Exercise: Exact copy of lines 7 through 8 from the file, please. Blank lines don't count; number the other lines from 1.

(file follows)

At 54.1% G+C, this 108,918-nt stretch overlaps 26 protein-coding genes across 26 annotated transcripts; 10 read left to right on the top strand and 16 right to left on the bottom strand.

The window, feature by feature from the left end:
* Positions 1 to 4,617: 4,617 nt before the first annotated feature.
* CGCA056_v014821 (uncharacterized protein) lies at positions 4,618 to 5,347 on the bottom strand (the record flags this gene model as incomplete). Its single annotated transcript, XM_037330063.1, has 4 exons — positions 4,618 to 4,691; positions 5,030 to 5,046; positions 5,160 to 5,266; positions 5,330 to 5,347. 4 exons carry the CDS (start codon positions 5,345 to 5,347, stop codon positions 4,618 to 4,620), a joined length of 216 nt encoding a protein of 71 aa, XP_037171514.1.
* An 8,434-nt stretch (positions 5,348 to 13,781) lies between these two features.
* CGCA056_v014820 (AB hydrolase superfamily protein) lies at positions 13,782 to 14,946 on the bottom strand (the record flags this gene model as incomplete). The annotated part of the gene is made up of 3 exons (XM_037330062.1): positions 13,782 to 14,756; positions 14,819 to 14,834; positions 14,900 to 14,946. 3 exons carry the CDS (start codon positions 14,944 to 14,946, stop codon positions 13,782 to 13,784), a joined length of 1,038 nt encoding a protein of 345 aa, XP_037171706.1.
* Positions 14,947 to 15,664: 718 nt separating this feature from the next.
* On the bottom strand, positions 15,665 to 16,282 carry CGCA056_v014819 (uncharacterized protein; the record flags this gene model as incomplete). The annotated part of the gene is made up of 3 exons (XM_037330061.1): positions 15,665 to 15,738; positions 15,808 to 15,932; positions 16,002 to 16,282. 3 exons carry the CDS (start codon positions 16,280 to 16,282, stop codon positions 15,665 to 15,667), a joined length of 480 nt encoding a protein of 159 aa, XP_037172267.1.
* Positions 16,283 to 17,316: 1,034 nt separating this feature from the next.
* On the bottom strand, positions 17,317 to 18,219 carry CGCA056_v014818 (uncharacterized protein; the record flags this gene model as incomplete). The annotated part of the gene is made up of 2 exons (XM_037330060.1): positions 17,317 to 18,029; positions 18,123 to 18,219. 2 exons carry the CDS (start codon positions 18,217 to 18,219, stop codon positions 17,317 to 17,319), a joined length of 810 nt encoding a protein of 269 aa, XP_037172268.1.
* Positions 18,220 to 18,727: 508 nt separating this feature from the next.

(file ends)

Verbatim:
* Positions 14,947 to 15,664: 718 nt separating this feature from the next.
* On the bottom strand, positions 15,665 to 16,282 carry CGCA056_v014819 (uncharacterized protein; the record flags this gene model as incomplete). The annotated part of the gene is made up of 3 exons (XM_037330061.1): positions 15,665 to 15,738; positions 15,808 to 15,932; positions 16,002 to 16,282. 3 exons carry the CDS (start codon positions 16,280 to 16,282, stop codon positions 15,665 to 15,667), a joined length of 480 nt encoding a protein of 159 aa, XP_037172267.1.